Widespread phenotypic and genetic divergence along altitudinal gradients in animals

Authors

  • I. Keller,

    Corresponding author
    1. Institute of Integrative Biology, ETH Zentrum CHN, ETH Zürich, Universitätsstrasse 16, Zürich, Switzerland
    2. Department of Fish Ecology and Evolution, EAWAG Swiss Federal Institute of Aquatic Science and Technology, Center of Ecology, Evolution and Biochemistry, Kastanienbaum, Switzerland
    3. Department of Aquatic Ecology and Macroevolution, Institute of Ecology and Evolution, University of Bern, Bern, Switzerland
    • Correspondence: Irene Keller, Department of Clinical Research, Murtenstrasse 35, 3010 Bern, Switzerland.

      Tel.: +41 31 631 3018; fax: +41 31 631 4888; e-mail: irene.keller@dkf.unibe.ch

    Search for more papers by this author
  • J. M. Alexander,

    1. Institute of Integrative Biology, ETH Zentrum CHN, ETH Zürich, Universitätsstrasse 16, Zürich, Switzerland
    Search for more papers by this author
  • R. Holderegger,

    1. Institute of Integrative Biology, ETH Zentrum CHN, ETH Zürich, Universitätsstrasse 16, Zürich, Switzerland
    2. WSL Swiss Federal Research Institute, Birmensdorf, Switzerland
    Search for more papers by this author
  • P. J. Edwards

    1. Institute of Integrative Biology, ETH Zentrum CHN, ETH Zürich, Universitätsstrasse 16, Zürich, Switzerland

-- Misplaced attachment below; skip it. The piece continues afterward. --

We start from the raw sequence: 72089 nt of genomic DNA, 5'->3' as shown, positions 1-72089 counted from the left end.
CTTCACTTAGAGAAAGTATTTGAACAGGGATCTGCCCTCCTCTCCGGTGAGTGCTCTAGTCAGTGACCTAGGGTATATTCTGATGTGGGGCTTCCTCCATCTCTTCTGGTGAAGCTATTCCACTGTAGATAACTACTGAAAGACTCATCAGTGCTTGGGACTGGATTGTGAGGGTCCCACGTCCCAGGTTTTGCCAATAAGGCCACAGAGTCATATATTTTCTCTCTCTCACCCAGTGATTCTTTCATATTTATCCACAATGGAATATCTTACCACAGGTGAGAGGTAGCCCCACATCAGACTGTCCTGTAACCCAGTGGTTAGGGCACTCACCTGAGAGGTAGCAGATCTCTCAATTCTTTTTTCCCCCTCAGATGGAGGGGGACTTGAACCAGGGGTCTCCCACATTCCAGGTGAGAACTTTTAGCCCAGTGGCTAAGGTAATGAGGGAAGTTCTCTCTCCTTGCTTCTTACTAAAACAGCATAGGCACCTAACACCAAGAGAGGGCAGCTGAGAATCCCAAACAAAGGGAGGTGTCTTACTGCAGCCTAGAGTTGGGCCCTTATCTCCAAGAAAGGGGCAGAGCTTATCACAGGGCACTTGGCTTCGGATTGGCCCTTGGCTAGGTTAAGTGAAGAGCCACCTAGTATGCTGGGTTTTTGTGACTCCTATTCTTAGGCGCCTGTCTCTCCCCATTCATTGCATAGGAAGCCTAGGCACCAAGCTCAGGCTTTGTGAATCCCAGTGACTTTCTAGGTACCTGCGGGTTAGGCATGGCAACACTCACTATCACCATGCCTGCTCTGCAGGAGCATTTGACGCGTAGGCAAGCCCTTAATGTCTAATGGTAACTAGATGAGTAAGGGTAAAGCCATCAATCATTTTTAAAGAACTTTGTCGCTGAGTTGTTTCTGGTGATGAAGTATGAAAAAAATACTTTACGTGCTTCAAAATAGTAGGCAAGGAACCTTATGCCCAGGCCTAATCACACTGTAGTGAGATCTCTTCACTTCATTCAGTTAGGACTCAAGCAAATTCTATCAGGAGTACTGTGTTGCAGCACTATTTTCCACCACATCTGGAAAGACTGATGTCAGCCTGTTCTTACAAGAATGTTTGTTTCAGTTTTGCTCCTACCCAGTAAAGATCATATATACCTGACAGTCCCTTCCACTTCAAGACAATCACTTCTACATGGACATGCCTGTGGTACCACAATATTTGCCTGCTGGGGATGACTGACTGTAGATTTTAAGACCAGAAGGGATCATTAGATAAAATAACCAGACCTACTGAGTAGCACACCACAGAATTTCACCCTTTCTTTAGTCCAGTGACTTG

Search for more papers by this author

Abstract

Altitudinal gradients offer valuable study systems to investigate how adaptive genetic diversity is distributed within and between natural populations and which factors promote or prevent adaptive differentiation. The environmental clines along altitudinal gradients tend to be steep relative to the dispersal distance of many organisms, providing an opportunity to study the joint effects of divergent natural selection and gene flow. Temperature is one variable showing consistent altitudinal changes, and altitudinal gradients can therefore provide spatial surrogates for some of the changes anticipated under climate change. Here, we investigate the extent and patterns of adaptive divergence in animal populations along altitudinal gradients by surveying the literature for (i) studies on phenotypic variation assessed under common garden or reciprocal transplant designs and (ii) studies looking for signatures of divergent selection at the molecular level. Phenotypic data show that significant between-population differences are common and taxonomically widespread, involving traits such as mass, wing size, tolerance to thermal extremes and melanization. Several lines of evidence suggest that some of the observed differences are adaptively relevant, but rigorous tests of local adaptation or the link between specific phenotypes and fitness are sorely lacking. Evidence for a role of altitudinal adaptation also exists for a number of candidate genes, most prominently haemoglobin, and for anonymous molecular markers. Novel genomic approaches may provide valuable tools for studying adaptive diversity, also in species that are not amenable to experimentation.

Ancillary